2022 Governor’s Workforce Summit: Looking Ahead at Workforce in the Territory

The third annual Summit had about 400 people in attendance on St. Thomas. (Source photo by Adisha Penn)

The governor’s annual Workforce Development Summit was met Thursday with participation from many government employees, students, agencies, and other participants who wanted to find information about new work opportunities in the territory.

Troy Felicien, operations supervisor for Workforce Development at the Labor Department, said that this was the third annual summit and that about 400 people were in attendance.

“We had about 200 register online,” said Felicien, who added that he was pleased with the day’s turnout on St. Thomas at the University of the Virgin Islands.

Many business owners and department heads were present to speak on panels throughout the day. During the first panel discussion, Gov. Albert Bryan Jr. spoke with Geraldine Pitt, chief executive officer of Viya; Brandi Charles, director of Human Resources Operations at The Ritz-Carlton, St. Thomas; and Thomas B. Brunt IV, vice president of MSI Building Supplies, and asked questions pertaining to growing one’s business.

Their panel focused on how small business owners could improve business productivity and profit margins, develop employee engagement, grow, improve services, reduce staff turnover, and enhance business performance.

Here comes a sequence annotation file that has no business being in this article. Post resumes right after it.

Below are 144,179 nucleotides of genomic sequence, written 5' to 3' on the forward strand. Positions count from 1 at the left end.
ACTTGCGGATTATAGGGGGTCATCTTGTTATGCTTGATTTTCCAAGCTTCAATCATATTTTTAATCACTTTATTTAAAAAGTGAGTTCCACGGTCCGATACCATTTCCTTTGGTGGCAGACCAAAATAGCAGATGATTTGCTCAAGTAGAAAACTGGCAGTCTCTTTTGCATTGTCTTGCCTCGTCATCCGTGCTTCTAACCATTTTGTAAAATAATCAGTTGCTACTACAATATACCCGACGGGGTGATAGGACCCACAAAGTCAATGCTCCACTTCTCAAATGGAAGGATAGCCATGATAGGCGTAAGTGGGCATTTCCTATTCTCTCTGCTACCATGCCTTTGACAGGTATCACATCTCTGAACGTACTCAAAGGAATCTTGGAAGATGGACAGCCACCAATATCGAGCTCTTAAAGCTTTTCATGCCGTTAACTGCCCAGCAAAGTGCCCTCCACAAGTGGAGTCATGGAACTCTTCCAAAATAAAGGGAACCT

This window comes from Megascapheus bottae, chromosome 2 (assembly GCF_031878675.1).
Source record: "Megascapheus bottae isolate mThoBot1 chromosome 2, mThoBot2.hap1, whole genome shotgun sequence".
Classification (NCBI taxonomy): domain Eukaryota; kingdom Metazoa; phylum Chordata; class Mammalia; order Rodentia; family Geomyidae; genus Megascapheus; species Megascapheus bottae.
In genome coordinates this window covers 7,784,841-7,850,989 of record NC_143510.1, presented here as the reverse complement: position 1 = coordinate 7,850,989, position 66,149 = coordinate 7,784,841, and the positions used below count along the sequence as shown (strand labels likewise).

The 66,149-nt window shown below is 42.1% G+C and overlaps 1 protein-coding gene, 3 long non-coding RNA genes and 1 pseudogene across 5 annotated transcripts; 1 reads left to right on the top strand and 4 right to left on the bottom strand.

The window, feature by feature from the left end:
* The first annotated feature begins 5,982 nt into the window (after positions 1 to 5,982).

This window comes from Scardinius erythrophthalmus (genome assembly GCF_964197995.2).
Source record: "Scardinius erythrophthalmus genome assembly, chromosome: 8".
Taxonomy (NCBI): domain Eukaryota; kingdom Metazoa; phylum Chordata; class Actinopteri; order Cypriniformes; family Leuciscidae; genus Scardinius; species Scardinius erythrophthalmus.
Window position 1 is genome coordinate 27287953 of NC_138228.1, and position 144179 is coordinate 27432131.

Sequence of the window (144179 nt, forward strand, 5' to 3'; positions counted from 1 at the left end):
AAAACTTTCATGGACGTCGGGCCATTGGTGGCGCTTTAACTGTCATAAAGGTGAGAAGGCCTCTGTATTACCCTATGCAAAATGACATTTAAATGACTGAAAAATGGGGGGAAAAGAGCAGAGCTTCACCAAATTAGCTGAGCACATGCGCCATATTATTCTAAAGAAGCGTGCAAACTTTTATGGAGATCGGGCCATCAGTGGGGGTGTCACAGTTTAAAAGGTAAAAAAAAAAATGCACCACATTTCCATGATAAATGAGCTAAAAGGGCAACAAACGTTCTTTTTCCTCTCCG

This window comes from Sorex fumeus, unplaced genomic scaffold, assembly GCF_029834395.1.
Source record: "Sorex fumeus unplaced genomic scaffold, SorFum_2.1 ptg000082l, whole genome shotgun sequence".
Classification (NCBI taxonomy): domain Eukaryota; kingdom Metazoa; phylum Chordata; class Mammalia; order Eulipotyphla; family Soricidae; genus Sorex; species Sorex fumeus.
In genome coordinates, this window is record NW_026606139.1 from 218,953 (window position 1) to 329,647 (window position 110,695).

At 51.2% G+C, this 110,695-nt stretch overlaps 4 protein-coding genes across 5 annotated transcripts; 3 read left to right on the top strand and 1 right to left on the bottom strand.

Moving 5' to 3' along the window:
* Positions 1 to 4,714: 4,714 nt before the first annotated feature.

“How do you get people to commit?” asked Bryan as he moderated the discussion and inquired about working professionals and their opportunities for growth within an organization.

“Internal development,” replied Pitt. “It’s about knowing what you want to do and putting the effort into it. … If you have the right attitude, we can teach you anything.”

Charles concurred with Pitt and said that “It doesn’t matter your education or experience. If you have the attitude and passion, you can do any job in the world.”

Bryan noted from the panelists that a key thing for participants to take away is that “company growth is important too.”

“A lot of times you can’t find the actual job that you want. But you can take a job in a company that you want to be a part of. Because sometimes the most important thing is just getting that foot in the door. People focus on I want this job and this salary rather than I want to be a part of this office culture,” said Bryan.

The panel addressed employee career growth and spoke about incentives for employees, such as housing allotments, rental, and gas vouchers, as ways to bring more employees to work for their businesses.

“The problem in the V.I. is the cost of living is so extraordinarily high … [but] that’s where there’s a huge amount of opportunity,”  said Brunt. He noted that at MSI, many of the employees in management positions have been working for the business for more than 20 years.

“Anyone who shows leadership skills or acumen, and sticks around here and learns something or participates in the business, will become managers,” said Brunt.

Nine sessions were held for participants to hear from panelists. During the breaks, the gymnasium buzzed as participants networked and inquired at various tables set up by the Office of Disaster Recovery, Viya, the Division of Personnel, the Department of Labor, Skills for Today, Human Services, and UVI CELL.

The summit is taking place over the course of three days. On Wednesday, the summit was held on St. Croix at UVI, Thursday on St. Thomas at UVI, and on Friday it will be held on St. John at the Legislature.